When PSW (or Pure Sine Wave) inverter is NOT necessary
You can’t go wrong with a Pure Sine Wave inverter if you have the resources and are willing to pay more for additional peace of mind. Also, if you don’t have a desire for one, it’s understandable, since most electronic gadgets will work perfectly well with a modified sine wave.
Laptop computers, mobile phone chargers, and any other system that uses a rectifier or AC/DC converter will normally operate well without a Pure Sine Wave inverter. Simple devices with no sensitive circuitry or speakers (that could emit a hum) can easily use a Modified Sine Wave inverter with no problem.
When a Modified Sine Wave inverter can be used
Modified Sine Wave is normally safe for old tube TVs and brushless engines. Digital clocks will most likely behave strangely, battery rechargers can fail.
The main problem with Modified Sine Wave inverters that machinery and different mechanical equipment may operate hotter than usual, therefore shortening its life. MSW inverters can also cause harmonic distortions that affect the normal operation of certain appliances.
If you’re thinking of purchasing a Modified Sine Wave inverter to save some money, think twice. On this waveform, a vast variety of appliances would perform poorly, if at all.
When a Modified Sine Wave inverter cannot be used
With Modified Sine Wave inverters motors have a tendency to work hotter (which means, less effective, wasting up to 30% more energy than with Pure Sine Wave inverters). They will certainly not last as long because the overall harmonic distortion is greater. Consider NOT using the following types of equipment with an MSW inverter:
- Devices with silicon-controlled rectifiers (ex: controls of some washing machines).
- Laser printers, photocopiers, and anything with an electrical part called a thyristor
- Fluorescent lamps with electric ballasts
- cordless tool battery chargers
- Modern furnaces and appliances with controls by microprocessors
- Medical equipment (ex: oxygen concentrators, CPAP, etc.)
Additionally, audio equipment, and other appliances (such as microwaves and ceiling fans), can often emit a buzzing sound if you are using a Modified Sine Wave inverter. Some monitors will have interference such as lines or hum as well.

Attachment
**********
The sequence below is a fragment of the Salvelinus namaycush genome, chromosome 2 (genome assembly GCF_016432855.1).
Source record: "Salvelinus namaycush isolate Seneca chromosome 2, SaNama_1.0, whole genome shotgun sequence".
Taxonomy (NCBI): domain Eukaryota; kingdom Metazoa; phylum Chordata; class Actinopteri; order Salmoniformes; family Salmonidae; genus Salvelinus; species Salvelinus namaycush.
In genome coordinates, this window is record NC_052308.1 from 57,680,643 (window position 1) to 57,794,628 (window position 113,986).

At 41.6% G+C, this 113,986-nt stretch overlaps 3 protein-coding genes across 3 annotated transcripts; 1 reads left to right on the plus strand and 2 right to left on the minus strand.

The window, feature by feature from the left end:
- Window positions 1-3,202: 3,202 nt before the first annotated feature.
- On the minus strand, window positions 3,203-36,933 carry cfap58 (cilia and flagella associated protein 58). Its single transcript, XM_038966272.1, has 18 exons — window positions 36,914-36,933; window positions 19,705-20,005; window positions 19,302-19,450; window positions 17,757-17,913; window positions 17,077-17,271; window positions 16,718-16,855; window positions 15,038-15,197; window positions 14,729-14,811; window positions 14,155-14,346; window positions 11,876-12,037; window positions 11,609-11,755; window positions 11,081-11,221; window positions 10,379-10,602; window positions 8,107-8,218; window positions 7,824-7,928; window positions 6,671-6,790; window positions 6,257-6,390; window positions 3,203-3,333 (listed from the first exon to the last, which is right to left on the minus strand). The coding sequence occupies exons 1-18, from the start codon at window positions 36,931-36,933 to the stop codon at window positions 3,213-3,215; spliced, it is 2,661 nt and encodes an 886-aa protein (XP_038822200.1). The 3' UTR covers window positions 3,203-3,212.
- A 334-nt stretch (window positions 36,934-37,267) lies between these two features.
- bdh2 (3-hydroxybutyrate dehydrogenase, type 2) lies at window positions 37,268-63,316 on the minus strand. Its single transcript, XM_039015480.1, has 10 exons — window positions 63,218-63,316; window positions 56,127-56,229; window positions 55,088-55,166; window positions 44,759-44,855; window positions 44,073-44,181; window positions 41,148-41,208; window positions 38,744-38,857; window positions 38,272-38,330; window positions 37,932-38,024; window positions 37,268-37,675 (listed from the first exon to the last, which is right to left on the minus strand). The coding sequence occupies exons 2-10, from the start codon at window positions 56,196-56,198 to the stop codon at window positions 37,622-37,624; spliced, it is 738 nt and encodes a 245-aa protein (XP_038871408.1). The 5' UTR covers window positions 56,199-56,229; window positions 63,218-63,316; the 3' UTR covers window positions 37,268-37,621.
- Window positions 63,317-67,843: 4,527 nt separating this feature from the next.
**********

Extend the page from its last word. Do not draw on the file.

If you have any doubts about any appliance, tool, or system, particularly medical equipment, please contact the manufacturer to ensure compatibility with a Modified Sine Wave inverter.
Advantages of Pure Sine Wave inverters
Pure Sine Wave inverters have some advantages over Modified Sine Wave inverters:
- The output wave has a sinusoidal form, which is similar to that provided by a utility company, and low harmonic distortion in the signal.
- Inductive loads and engines operate more quickly, quietly, and efficiently.
- Electronic devices produce less audible noise.
- Prevents computer errors and monitor display problems.
- Power most electronic devices reliably, with some of them being completely incompatible with Modified Sine Wave inverters
Pure Sine Wave inverters generate a stronger and cleaner current than Modified Sine Wave inverters. On the minus side, they are significantly more costly.
Pure Sine Wave inverters vs Modified Sine Wave inverters
Power inverters are versatile machines that let you survive comfortably on a yacht, RV, or simply living off the grid. They transform DC voltage into AC (Alternating Current) that most appliances use.
When your home or business starts lacking electricity due to a apower outage, a power inverter (with a battery bank) can be used instead of a noisy generator.
One of the most important considerations when purchasing an inverter is whether to purchase a Pure Sine Wave or a Modified Sine Wave inverter.
Pure Sine Wave (also known as True Sine Wave) and Modified Sine Wave are the two most common inverter varieties (aka Modified Square Wave).
Pure Sine Wave (also known as True Sine Wave) inverters produce a sinusoidal waveform identical to the grid’s AC voltage. This is what it looks like:
Modified Sine Wave (MSW) inverters provide a waveform that looks like steps:
The biggest drawback of PSW inverters is that they are more expensive than MSW inverters. It may be a good idea to purchase a small-size Pure Sine Wave inverter to handle your most sensitive equipment, as well as a large-size Modified Sine Wave inverter to deal with the rest of your appliances.
If you only need to power a few basic appliances and are not worried about reliability, Modified Sine Wave inverters are the way to go. However, if you want the assurance that your appliances and equipment can operate safely and efficiently, investing in a Pure Sine Wave inverter is a good idea.